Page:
SEQ Squidding – By Ben Keen & Peter Kaye

This time of year generally means dinner tables in the homes of SEQ fishos are loaded with just about the best feed you could hope for, a calamari entree with a snapper main – yeehaaaa!!

Squid are not the most difficult catch in the ocean but they have a couple of really positive things going for them.

Firstly, as mentioned, they are delicious to eat. Secondly, they can be found quite readily. Thirdly, they are an all day proposition so you can generally go and pick up a few after the morning bite drops off or the arvo bite picks up. Lastly, the kids love catching them.

The only real drama with catching squid is that they can leave your boat looking like a crime scene so you might want to consider some “processing protocols” to avoid too much cleaning.

DO NOT point them towards the boat once they are on the surface – you have been warned straight off the bat.

Targeting squid

You will find a couple of species of squid in the bay, tigers and arrows. Arrows are quite small whilst the tigers can tip the 1KG mark.

In Moreton Bay, squid will generally hang around weed beds and shallow reefy locations in the cooler months. Pushing up close to the islands on a high tide is a good starting place.

It goes without saying that having an operational Minn Kota will make this far more effective as you will be able to accurately pepper locations without fear of running aground.

Squid will often follow from the shallowest of locations so it really is important to get as close to shallow structure as possible.

Squid also love clear water. If the water is murky, move on. Squid in the bay love a good ambush spot, they quite often sit just out of the current waiting for unsuspecting prey to wash past. If you find bait around generally the squid won’t be far behind.

Generally look for calm, clear, shallow, reefy, non-green zone locations and you are on the track to being a winner, winner, squid dinner.

In terms of method, several different techniques can be utilised. Anything from just a slow wind, to letting the jig sit on the bottom and giving it some aggressive rips in a repetitive motion can work wonders. Some days they are super aggressive and other days they are a little timid.

Initially you will feel like you’re snagged, but then you will feel the squid lunging and see the telltale ink bomb in the water.

Slow and steady once hooked is also important because an erratic action will result in lost calamari rings.

Also, hooked squid will often be followed out by a support crew.

A good pair of polarised sunnies are essential when chasing squid, and the use of your peripheral vision will see your catch rate skyrocket.

Quite often they will follow out the jig right to the boat, if you’re not on the ball you could let the opportunity go begging like NSW in the 2017 Origin series.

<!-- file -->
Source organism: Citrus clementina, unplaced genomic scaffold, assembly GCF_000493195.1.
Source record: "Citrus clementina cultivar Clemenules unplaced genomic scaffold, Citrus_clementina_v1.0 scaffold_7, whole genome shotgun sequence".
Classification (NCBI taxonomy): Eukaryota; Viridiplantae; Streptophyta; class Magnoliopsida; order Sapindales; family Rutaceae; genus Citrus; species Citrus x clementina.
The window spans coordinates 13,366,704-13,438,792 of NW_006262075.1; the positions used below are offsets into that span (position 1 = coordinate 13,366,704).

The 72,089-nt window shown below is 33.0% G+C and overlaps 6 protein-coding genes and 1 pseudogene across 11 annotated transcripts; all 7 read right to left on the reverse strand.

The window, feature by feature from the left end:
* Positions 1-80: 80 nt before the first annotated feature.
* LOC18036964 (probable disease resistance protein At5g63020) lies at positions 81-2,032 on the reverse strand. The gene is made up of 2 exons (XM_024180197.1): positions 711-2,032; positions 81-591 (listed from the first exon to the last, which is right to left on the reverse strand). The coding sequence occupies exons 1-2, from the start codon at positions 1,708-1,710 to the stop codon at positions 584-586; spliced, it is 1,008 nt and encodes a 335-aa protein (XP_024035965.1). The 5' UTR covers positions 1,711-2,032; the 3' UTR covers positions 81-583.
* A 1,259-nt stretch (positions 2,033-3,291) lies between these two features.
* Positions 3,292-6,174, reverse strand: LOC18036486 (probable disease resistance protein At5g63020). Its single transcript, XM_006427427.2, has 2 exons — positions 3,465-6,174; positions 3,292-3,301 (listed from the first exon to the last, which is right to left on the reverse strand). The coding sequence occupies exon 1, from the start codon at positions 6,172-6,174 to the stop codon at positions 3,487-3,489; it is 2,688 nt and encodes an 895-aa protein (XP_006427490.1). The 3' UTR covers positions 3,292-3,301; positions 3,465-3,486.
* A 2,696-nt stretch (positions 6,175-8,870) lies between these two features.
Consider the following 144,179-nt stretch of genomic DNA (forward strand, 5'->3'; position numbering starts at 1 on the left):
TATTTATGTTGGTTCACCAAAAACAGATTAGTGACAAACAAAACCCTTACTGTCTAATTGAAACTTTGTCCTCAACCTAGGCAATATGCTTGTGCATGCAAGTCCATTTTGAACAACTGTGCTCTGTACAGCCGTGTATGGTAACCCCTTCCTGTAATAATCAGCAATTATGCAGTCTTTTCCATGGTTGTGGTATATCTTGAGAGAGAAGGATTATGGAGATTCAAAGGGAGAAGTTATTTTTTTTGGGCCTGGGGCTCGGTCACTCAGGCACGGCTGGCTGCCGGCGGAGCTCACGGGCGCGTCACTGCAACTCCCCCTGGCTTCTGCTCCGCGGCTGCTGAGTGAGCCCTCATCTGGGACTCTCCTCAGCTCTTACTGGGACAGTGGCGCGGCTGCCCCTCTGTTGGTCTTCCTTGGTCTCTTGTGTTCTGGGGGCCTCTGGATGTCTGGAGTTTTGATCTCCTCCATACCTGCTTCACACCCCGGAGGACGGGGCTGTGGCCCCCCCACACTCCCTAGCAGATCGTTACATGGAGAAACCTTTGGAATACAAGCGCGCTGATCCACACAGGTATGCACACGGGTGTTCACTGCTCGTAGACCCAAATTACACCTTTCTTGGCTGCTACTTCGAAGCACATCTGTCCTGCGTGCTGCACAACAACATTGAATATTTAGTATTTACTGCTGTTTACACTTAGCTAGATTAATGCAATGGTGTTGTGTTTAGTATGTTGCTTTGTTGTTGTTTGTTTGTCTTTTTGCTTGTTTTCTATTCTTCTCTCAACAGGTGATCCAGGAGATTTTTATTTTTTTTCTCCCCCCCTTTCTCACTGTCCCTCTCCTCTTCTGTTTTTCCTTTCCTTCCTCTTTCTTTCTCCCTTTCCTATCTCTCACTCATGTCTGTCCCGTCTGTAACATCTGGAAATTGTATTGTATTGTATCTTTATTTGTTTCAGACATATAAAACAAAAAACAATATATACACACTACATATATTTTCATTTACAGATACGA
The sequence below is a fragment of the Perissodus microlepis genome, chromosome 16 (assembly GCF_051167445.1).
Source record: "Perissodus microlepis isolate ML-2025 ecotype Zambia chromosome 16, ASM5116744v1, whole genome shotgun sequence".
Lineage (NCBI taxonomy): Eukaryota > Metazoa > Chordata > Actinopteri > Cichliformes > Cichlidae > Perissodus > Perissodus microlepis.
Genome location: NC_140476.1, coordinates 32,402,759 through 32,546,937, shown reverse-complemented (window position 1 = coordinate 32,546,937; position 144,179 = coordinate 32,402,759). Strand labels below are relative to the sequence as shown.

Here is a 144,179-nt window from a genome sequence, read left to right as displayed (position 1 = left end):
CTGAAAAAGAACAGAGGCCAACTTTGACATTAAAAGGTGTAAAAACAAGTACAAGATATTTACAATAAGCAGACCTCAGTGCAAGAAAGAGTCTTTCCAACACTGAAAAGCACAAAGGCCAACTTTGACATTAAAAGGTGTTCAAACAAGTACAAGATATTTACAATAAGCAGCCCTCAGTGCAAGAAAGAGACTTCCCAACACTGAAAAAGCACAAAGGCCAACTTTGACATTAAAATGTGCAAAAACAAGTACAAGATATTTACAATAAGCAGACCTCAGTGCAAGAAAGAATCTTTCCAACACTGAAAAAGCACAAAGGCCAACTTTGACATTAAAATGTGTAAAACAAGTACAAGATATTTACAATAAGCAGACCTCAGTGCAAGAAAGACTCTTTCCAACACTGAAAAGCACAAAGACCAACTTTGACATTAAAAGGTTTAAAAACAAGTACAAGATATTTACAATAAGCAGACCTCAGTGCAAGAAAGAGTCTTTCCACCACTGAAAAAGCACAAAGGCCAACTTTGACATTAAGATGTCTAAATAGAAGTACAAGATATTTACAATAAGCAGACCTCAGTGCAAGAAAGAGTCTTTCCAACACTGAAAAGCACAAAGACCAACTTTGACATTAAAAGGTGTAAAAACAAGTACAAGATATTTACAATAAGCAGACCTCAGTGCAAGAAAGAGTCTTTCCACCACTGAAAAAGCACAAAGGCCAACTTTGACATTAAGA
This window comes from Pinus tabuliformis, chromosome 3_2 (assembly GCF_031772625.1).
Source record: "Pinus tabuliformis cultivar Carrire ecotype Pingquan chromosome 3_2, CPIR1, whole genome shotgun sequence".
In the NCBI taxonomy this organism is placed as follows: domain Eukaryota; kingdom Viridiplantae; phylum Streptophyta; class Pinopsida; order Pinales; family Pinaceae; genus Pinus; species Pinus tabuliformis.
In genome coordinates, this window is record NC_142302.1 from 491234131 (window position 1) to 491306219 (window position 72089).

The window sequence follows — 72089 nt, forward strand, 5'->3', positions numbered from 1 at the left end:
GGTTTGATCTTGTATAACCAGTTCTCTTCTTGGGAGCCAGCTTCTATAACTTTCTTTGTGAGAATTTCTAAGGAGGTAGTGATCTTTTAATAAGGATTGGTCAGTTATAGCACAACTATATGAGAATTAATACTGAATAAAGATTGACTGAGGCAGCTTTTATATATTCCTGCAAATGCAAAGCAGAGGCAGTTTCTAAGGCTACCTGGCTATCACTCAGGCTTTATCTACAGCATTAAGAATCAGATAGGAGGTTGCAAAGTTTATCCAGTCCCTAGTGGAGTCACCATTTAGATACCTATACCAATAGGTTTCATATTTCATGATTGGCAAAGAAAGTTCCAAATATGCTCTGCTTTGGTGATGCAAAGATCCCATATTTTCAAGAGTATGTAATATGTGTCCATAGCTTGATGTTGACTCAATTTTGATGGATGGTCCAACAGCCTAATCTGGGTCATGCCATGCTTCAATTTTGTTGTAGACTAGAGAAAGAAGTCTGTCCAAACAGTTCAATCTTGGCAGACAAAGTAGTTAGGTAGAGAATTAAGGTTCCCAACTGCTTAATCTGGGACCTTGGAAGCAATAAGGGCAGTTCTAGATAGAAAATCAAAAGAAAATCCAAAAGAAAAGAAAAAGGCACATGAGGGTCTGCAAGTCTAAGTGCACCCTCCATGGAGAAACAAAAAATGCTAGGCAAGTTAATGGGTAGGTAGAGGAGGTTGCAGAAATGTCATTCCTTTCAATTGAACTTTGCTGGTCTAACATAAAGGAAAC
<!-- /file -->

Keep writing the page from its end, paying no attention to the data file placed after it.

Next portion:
A quick scan around a hooked squid and you may sight followers, and whoever is fishing in your boat should get their jig in firing range quick smart – double hook-up, yewwww!!


In terms of gear, light combos are all that is needed. A nice “whippy” rod will absorb the lunges from the squid.

Most importantly, make sure that you do utilise a fluorocarbon leader at around the 10lb range. Mainly because the areas being worked are abrasive and anything less might be at risk should you brush something sharp.

In terms of jigs, the River 2 Sea Kraken Half Nudes have been hard to beat so far this winter.

The profile is half cloth so you get the texture advantage but the underside is uncovered so they perform very naturally in the water.

I used the 3.0 weight that may be considered to be on the heavier side for the bay but I found this weight gave plenty of control and a great casting distance.

Colours, well, where to start?? The Krakens come in a huge range of colours. I had most luck with the naturally inclined colours, but I know that there are many differing opinions on this so grab a few and see what happens.

Top tip though, start with a bright colour in low light, it has the added advantage of being more visible whilst working it back to the boat. In the brighter parts of the day I like the more natural colours.


As soon as you have landed your squid, it needs to be dispatched. Squid spikes are available from leading tackle retailers such as the Tackle Warehouse in Camp Hill.

A couple of quick spikes above the eyes and you will notice that the squid turns white immediately. Then straight on the ice!!

In terms of avoiding squid explosions, I would recommend considering a customised shelf (see photo) such as the one Peter Kaye has designed.

The great thing about such a set-up is it will allow you to control the dispatch on the outside of the boat and quickly relocate the squid to the esky without any messy complications. Trust me, whatever you need to do to avoid a squid ink disaster needs to be done.

In terms of preparation, there are a couple really good videos on that will take you through the process. Check them out and save yourself some pain.

All in all, whether you are getting a quick feed or having a bit of fun with the kids, squid fishing is a great way to spend a few hours on Moreton Bay.